Figure 3: Samples acquisition. Sub-images of 200 200 pixels size obtained from samples. A signature } is extracted for each sub-image and, afterward, the signature from the superior and inferior face of the leaf are concatenated to obtain the final signature.
Figure 4: Samples of final database. Each row represents samples of the same specie, from top to bottom: Brachiaria decumbens, Brachiaria ruziziensis, Brachiaria brizantha, Brachiaria arrecta and Brachiaria spp.. (a) Face superior and (b) face inferior of leaf.

The proposed method is applied to compute descriptors from the images of the analyzed grass species. Therefore, the obtained descriptors are used as the input of a classifier, in this case, the Suport Vector Machine method V99 . The classification is carried out in a 10-fold cross-validation scheme V99 .

Vii Results

The graph in the Figure 5 shows the success rate of each compared texture descriptors when the number of descriptors is varied. We notice that even with only 4 elements, the proposed method achieves a correctness rate close to 90%. Gabor and Fourier have a close behavior, while the fractal descriptors presents an outstanding performance for any number of elements greater than 3.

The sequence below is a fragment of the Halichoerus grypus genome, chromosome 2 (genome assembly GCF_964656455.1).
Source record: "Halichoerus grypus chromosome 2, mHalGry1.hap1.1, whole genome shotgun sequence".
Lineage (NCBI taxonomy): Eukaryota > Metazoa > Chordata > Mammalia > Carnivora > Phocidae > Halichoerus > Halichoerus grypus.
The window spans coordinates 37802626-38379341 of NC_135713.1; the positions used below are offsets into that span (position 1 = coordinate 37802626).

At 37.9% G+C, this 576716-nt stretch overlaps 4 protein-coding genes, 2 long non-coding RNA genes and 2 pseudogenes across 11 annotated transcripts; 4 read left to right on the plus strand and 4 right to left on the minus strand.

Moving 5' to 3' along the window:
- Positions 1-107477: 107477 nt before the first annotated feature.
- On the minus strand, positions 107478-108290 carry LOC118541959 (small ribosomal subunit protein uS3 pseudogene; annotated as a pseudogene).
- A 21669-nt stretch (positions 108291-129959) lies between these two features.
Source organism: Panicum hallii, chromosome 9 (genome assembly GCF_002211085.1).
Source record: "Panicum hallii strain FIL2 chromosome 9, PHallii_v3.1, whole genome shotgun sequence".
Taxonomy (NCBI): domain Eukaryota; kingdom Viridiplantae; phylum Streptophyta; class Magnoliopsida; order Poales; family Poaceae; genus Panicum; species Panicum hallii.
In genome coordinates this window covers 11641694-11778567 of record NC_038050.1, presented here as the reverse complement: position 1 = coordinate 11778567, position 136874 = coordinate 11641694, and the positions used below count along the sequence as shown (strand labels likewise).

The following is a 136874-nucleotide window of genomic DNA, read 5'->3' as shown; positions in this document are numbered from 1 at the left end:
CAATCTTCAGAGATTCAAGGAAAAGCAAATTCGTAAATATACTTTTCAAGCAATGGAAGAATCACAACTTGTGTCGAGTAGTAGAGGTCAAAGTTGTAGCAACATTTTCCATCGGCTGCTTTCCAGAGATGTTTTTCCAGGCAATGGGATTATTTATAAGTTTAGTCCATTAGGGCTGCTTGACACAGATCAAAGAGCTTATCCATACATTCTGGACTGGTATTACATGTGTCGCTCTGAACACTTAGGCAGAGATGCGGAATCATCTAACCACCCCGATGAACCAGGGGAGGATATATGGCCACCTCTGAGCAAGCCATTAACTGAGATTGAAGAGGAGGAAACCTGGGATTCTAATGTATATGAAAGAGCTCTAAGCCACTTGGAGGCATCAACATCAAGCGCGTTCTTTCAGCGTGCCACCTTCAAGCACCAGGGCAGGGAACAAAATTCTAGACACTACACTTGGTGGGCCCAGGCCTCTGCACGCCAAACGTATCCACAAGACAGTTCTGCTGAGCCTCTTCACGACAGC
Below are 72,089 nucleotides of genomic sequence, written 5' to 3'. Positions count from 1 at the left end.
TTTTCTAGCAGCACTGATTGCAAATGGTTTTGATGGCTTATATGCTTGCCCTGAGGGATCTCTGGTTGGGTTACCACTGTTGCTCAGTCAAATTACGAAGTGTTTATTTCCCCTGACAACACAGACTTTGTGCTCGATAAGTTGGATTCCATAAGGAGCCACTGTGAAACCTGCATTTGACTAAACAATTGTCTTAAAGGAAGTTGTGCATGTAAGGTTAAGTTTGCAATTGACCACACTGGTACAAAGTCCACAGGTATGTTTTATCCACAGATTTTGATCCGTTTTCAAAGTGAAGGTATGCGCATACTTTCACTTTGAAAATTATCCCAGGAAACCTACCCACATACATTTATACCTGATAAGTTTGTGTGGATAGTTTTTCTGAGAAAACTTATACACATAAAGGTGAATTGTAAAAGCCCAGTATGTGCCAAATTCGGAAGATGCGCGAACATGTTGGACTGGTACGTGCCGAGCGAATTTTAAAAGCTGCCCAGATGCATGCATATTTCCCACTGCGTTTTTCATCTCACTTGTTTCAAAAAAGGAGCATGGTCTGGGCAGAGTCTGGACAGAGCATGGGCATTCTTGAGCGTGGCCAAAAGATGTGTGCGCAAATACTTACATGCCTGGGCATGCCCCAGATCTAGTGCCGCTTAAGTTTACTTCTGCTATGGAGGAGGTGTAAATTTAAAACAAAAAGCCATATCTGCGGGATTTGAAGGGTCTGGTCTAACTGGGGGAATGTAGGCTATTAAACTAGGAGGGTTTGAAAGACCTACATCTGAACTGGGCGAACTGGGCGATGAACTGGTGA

Figure 5: Graph of the success rate as function of the number of descriptors.

The Table 1 shows the best success rate achieved by each method by using an optimal number of descriptors. The success rate is accompanied by other important measures related to the performance of each approach applied to discriminate the grass species. In this table, is the number of descriptors, is the correctness rate, is the index and and are the type 1 and 2 errors. The number of descriptors ranges from 1 to 30, as after this point the performance tends to stabilise. The greatest success rate and smallest errors were obtained by the combined fractal descriptors. Such outcome confirms the effectiveness of the proposed methodology in this classification task, providing an excellent categorization of the plant species.